University of Northern Iowa coach Ben Jacobson and Drake coach Darian DeVries were somewhat cautious Thursday in what they said about the demise of the Hy-Vee Classic.
They did admit during a teleconference with Missouri Valley Conference coaches that they were dismayed when it was announced two weeks ago that Iowa is pulling out of the annual doubleheader involving the state’s four NCAA Division I basketball programs, essentially killing the event.
Valley commissioner Doug Elgin was considerably less restrained when asked about it.
“It made me sick, to be honest about it,’’ Elgin said.
“I had heard rumors when I was out there for the event that this was likely to happen,’’ he added. “I just think it speaks poorly to the way in which programs make decisions to end rivalries which make sense. I think the losers in this are the citizens of Iowa, the taxpayers, those who like to see the kids who played against one another in high school in many instances meet on the floor in Des Moines.’’
Elgin’s comments were part of a theme that resonated throughout the teleconference. Most Valley coaches believe mid-major programs are being disrespected.
Not enough mid-majors are receiving at-large berths in the NCAA Tournament. Everything seems to be favoring teams in the so-called power-five conferences these days.
And now the two power-five programs in Iowa are eliminating the only opportunity the state’s two mid-majors had to compete against them.
“It was something that was really good for our state and we’ve got a unique deal with four Division I schools,’’ Jacobson said. “So it’s disappointing that we’ve reached this point where we do not see each other and get together on one day so our entire state can enjoy it. It’s just a tough deal for basketball in our state.’’
DeVries, entering his first season as the head man at Drake, used the same word: Disappointed.
“We had such a good, unique thing for basketball in the state of Iowa and basketball fans and basketball players and coaches and all those sort of things,’’ he said. “When you remove that, you remove a little piece of what draws everybody to college basketball in the state. We’ll certainly miss that component of it. I think our fans are the ones that get cheated the most by that coming to an end.’’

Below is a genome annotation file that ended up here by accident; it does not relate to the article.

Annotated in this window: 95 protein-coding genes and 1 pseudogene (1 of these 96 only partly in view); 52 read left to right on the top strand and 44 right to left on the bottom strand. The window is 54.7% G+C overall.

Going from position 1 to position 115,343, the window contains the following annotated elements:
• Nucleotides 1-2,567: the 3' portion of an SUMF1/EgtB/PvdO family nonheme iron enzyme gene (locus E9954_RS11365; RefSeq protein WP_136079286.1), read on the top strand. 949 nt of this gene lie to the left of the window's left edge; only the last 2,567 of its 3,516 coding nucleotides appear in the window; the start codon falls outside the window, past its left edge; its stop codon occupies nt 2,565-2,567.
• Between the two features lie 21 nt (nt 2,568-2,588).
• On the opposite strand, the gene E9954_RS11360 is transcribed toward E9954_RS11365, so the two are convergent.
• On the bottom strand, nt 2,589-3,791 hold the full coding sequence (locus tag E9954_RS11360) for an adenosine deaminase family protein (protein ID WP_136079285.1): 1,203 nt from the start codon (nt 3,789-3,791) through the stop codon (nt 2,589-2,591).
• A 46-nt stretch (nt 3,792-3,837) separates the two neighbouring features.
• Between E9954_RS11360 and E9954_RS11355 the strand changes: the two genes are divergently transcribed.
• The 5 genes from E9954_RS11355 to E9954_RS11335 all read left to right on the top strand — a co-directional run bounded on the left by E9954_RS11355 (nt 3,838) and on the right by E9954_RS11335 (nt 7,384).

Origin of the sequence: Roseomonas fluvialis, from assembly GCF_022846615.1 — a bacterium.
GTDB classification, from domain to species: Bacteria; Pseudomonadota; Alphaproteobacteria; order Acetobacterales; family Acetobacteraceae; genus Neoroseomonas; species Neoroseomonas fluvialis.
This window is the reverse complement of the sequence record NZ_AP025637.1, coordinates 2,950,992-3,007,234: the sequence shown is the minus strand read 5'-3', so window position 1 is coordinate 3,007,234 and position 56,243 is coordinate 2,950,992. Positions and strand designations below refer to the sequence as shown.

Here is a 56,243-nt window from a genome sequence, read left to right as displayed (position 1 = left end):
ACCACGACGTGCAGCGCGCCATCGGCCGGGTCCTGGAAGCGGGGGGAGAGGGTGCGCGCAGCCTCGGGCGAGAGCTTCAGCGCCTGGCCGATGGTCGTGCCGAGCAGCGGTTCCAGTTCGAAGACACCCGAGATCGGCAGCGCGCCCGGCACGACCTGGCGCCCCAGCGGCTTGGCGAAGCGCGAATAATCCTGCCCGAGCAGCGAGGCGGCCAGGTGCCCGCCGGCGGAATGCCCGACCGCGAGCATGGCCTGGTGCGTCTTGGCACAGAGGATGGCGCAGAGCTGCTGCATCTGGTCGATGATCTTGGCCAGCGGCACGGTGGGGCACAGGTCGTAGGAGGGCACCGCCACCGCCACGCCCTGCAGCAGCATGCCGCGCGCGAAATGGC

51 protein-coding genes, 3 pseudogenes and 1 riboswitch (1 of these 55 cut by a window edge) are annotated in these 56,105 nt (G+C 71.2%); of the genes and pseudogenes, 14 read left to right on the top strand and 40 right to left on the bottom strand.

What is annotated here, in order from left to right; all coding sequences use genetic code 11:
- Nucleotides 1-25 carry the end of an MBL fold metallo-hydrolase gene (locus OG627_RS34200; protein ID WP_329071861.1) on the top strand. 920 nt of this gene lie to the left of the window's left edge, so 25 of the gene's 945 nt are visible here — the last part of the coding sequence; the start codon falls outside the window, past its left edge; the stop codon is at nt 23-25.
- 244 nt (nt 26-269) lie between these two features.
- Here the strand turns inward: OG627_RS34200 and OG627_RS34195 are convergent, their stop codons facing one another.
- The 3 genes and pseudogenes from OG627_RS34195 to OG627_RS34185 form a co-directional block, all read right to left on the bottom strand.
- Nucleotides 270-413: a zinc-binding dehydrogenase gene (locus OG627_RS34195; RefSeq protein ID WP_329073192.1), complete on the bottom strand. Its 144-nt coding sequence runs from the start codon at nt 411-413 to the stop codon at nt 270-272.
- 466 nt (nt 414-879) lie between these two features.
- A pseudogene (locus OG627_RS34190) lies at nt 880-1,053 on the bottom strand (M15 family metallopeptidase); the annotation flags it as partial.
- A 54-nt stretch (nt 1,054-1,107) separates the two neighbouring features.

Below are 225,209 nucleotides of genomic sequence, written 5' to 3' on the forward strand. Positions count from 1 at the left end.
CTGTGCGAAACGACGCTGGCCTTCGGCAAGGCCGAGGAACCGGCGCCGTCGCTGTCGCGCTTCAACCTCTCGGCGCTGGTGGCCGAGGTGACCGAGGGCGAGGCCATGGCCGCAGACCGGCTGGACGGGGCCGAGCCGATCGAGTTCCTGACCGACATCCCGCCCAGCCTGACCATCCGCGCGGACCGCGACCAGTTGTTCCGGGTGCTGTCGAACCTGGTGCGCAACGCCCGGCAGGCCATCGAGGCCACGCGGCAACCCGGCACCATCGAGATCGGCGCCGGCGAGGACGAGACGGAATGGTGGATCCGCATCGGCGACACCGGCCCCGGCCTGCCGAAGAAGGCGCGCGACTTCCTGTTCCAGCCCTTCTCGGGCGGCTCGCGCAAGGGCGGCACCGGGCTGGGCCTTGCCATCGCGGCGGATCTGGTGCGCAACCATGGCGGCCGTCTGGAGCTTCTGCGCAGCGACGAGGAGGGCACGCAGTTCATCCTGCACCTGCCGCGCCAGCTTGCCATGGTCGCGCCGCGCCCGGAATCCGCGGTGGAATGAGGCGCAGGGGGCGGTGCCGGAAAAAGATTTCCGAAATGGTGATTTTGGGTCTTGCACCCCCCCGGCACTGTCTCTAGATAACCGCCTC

The Hy-Vee Classic will be held one more time with Iowa playing UNI and Drake taking on Iowa State on Dec. 15 at Wells Fargo Arena in Des Moines.
After that, it will cease to exist and there is a great deal of doubt as to whether or not the Hawkeyes and Cyclones will attempt to fit the Panthers and Bulldogs into their schedules.
“You’d love to have a scenario where you can play home-and-homes like we used to have it or a neutral site game once a year or whatever,’’ DeVries said. “We’ll just have to see where Iowa and Iowa State want to take it moving forward.’’
The Hawkeyes and Cyclones may not want to take it anywhere at all.
Iowa athletic director Gary Barta said recently that there are no plans to have either UNI or Drake on the schedule for 2019-20 although he didn’t discount the possibility of it happening beyond that.
Iowa State AD Jamie Pollard said he also is open to playing UNI or Drake, but only if the games take place at Hilton Coliseum in Ames. It’s doubtful if UNI, in particular, would be receptive to it not being a home-and-home arrangement.
Iowa is backed into a corner schedule-wise, which is what prompted the termination of the Hy-Vee Classic to begin with. The Big Ten is going to a 20-game conference schedule next season and the Hawkeyes also are obligated to play inter-conference games with ACC and Big East opponents plus the annual game with Iowa State plus a pre-conference tournament.
That leaves four openings on the schedule, and it doesn’t favor any future matchups with the instate upstarts.
This is the way it is in most other states already. Ohio State isn’t playing Toledo and Kent State on a regular basis. Indiana has played Valparaiso twice in the past 62 years. Illinois hasn’t played DePaul since 1957.
Iowa had been different in that respect. The Hawkeyes and Cyclones have played Drake and/or UNI every year for decades.
“Now they’re like the other states — most of the other states — that really don’t have any intrastate rivalries that are played between power five schools and the rest of Division I,’’ Elgin said.